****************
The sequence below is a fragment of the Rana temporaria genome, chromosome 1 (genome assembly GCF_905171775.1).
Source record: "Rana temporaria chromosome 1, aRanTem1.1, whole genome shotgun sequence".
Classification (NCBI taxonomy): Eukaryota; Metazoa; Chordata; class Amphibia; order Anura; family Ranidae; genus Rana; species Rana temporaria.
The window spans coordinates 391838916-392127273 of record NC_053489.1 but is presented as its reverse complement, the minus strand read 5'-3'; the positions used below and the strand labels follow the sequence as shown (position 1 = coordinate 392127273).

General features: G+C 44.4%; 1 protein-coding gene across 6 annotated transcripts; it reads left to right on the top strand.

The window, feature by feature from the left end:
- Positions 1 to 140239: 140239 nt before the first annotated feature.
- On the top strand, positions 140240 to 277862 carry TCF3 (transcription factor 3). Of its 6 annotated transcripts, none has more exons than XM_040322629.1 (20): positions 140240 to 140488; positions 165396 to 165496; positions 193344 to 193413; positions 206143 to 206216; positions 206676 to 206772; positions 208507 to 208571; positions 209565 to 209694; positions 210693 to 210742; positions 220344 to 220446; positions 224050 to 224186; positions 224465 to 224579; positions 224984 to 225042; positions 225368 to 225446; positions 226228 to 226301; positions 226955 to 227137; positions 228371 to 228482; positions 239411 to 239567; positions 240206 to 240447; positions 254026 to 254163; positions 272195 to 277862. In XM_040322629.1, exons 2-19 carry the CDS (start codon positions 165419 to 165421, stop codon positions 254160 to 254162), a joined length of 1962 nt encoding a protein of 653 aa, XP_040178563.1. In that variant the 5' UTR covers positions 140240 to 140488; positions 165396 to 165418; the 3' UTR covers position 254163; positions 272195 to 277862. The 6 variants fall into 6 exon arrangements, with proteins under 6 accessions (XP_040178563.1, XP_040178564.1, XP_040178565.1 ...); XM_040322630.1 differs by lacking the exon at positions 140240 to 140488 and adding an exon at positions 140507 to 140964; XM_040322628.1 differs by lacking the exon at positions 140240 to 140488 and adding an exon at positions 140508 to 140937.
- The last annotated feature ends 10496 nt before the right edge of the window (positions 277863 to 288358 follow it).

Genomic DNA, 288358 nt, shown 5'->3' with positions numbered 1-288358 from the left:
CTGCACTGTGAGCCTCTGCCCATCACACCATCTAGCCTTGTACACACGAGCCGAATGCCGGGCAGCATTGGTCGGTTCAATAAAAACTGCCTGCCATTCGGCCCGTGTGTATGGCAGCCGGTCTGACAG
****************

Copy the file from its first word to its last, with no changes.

The sequence below is a fragment of the Rana temporaria genome, chromosome 1 (genome assembly GCF_905171775.1).
Source record: "Rana temporaria chromosome 1, aRanTem1.1, whole genome shotgun sequence".
Classification (NCBI taxonomy): Eukaryota; Metazoa; Chordata; class Amphibia; order Anura; family Ranidae; genus Rana; species Rana temporaria.
The window spans coordinates 391838916-392127273 of record NC_053489.1 but is presented as its reverse complement, the minus strand read 5'-3'; the positions used below and the strand labels follow the sequence as shown (position 1 = coordinate 392127273).

General features: G+C 44.4%; 1 protein-coding gene across 6 annotated transcripts; it reads left to right on the top strand.

The window, feature by feature from the left end:
- Positions 1 to 140239: 140239 nt before the first annotated feature.
- On the top strand, positions 140240 to 277862 carry TCF3 (transcription factor 3). Of its 6 annotated transcripts, none has more exons than XM_040322629.1 (20): positions 140240 to 140488; positions 165396 to 165496; positions 193344 to 193413; positions 206143 to 206216; positions 206676 to 206772; positions 208507 to 208571; positions 209565 to 209694; positions 210693 to 210742; positions 220344 to 220446; positions 224050 to 224186; positions 224465 to 224579; positions 224984 to 225042; positions 225368 to 225446; positions 226228 to 226301; positions 226955 to 227137; positions 228371 to 228482; positions 239411 to 239567; positions 240206 to 240447; positions 254026 to 254163; positions 272195 to 277862. In XM_040322629.1, exons 2-19 carry the CDS (start codon positions 165419 to 165421, stop codon positions 254160 to 254162), a joined length of 1962 nt encoding a protein of 653 aa, XP_040178563.1. In that variant the 5' UTR covers positions 140240 to 140488; positions 165396 to 165418; the 3' UTR covers position 254163; positions 272195 to 277862. The 6 variants fall into 6 exon arrangements, with proteins under 6 accessions (XP_040178563.1, XP_040178564.1, XP_040178565.1 ...); XM_040322630.1 differs by lacking the exon at positions 140240 to 140488 and adding an exon at positions 140507 to 140964; XM_040322628.1 differs by lacking the exon at positions 140240 to 140488 and adding an exon at positions 140508 to 140937.
- The last annotated feature ends 10496 nt before the right edge of the window (positions 277863 to 288358 follow it).

Genomic DNA, 288358 nt, shown 5'->3' with positions numbered 1-288358 from the left:
CTGCACTGTGAGCCTCTGCCCATCACACCATCTAGCCTTGTACACACGAGCCGAATGCCGGGCAGCATTGGTCGGTTCAATAAAAACTGCCTGCCATTCGGCCCGTGTGTATGGCAGCCGGTCTGACAG